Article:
“If you're coinciding your event with a hate group rally, which is bringing in folks and hate groups from all around the country, and then you're topping that off with a concert which is aimed specifically within those circles,” said Liz. “I feel like it's it's a perfect environment to recruit new people and persuade those who are on the cusp of joining.”

Brazeau was adamant that the festival wasn’t meant to be a political statement and the connection to the Canadian Combat Coalition rally wasn’t something planned. As for the strange avenues of promotion he said he just wanted to “invite as many people as he could.”

In early June, Brazeau did appear on a live stream with a Duke Willis, a conspiracy vlogger, and Kevin Johnston, a notorious anti-Islam figure. During his appearance Willis outlined how you can “throw the old lady in a mini-van” and hit up both the rally and festival in one day. Other right wing figures, like two livestreamers involved with recent violence in Hamilton and Toronto between anti-fascists and the far-right, said they would be attending, both as “accredited journalists.”

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Some of the rather, uh, unique marketing done for the music festival.

Yellow Vest Canada Exposed took to Twitter and amplified what they found. They, along with a contingent of their followers, started contacting the bands billed to play and the sponsors of the event. It wasn’t long until bands started dropping out including Bif Naked.

“It was only made aware by those with keen eyes that this event was not what we were pitched to play, and we would have turned this down without a second thought had we known the history and organization and people behind this event,” Naked told VICE.

“Many of the bands, like me, have pulled out of the show. I am a person who stands with refugees, who is anti-hate, anti-fascist, anti-racist, anti-homophobia, anti-transphobia, anti-Islamaphobia, and this should be clear to all, that love wins in the end. Always.”

The Twitter and Facebook page of Musicfest 4 Vets was deleted and the next day, in a live stream with a Canadian conspiracy vlogger, a defeated sounding Brazeau said that all but six bands had dropped out after the online campaign.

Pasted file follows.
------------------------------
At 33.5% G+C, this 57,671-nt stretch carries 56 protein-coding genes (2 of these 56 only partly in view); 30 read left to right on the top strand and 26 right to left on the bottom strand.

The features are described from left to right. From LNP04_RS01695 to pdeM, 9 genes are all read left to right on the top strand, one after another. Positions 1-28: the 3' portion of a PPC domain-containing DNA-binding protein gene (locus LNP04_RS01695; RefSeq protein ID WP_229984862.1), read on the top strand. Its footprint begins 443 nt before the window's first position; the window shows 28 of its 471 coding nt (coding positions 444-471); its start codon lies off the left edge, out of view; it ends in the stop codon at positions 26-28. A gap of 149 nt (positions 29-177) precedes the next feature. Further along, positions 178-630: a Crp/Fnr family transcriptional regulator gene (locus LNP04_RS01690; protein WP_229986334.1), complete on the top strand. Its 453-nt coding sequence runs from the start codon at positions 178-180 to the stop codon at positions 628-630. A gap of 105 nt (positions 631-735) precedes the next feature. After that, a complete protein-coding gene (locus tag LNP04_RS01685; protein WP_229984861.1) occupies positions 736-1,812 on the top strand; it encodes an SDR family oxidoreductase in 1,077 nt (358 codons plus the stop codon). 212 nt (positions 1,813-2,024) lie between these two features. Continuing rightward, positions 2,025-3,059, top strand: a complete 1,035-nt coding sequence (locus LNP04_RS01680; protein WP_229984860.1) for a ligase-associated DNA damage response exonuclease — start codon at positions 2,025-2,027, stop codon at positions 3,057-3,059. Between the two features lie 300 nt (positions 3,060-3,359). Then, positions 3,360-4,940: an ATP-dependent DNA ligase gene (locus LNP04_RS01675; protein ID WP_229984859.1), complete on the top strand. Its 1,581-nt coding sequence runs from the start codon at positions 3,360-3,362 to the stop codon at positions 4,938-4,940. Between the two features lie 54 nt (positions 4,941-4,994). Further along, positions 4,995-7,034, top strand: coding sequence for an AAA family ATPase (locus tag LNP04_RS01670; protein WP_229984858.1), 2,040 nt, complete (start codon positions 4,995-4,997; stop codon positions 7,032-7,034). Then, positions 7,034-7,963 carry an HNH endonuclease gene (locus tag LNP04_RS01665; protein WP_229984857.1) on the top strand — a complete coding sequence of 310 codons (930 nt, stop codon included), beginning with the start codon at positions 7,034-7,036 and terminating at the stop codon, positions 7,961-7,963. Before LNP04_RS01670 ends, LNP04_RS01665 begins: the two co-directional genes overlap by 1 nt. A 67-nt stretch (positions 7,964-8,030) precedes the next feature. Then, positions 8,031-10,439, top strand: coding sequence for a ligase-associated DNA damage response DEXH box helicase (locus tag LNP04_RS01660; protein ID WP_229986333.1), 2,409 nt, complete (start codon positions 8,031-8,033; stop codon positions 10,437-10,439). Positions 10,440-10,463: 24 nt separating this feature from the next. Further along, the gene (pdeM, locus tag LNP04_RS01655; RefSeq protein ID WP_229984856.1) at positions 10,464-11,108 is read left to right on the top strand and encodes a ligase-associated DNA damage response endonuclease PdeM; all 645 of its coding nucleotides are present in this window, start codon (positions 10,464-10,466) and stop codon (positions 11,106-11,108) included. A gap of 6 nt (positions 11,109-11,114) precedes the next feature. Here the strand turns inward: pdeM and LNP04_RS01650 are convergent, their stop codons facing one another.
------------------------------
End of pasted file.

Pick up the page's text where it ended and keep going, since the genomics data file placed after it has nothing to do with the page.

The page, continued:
Brazeau told VICE all but three bands have dropped out.

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Brazeau the day after the twitter campaign. Photo via Facebook livestream screenshot.

“I still have some bands and we’re trying to see what we can salvage out of this but most of my bands pulled out,” said Brazeau. “... They ran this big campaign tweeting at all every sponsor I had and all the artists that I had until everyone started dropping.”

The charity involved with Musicfest 4 Vets in 2018 prior told VICE they did not receive any money the prior year but it was due to the festival accruing debt, not any sort of malicious behavior. The spokesperson said he believed Brazeau’s heart was in the right place. Brazeau told VICE they were expecting about 1,200 people and had about $20,000 invested in this year's festival.

“It leaves it leaves a bitter taste in my mouth,” he told VICE. “... I just wanted to throw an event where everybody can come together under the banner of music.”

Liz agreed that Brazeau’s heart most likely was in the right place but the connection to the far-right wasn’t one that could be ignored. She said the goal wasn’t to get the entire festival canceled, instead, as a fan, she wanted Bif Naked to know what she had unwittingly got herself into.

“Being born in the early 80s, and loving Bif Naked in the 90s, I just thought there's absolutely no way that she would be okay with this and need to know what was really going on behind the scenes,” said Liz. “We wanted to prevent somebody from getting tied up in something unwittingly.”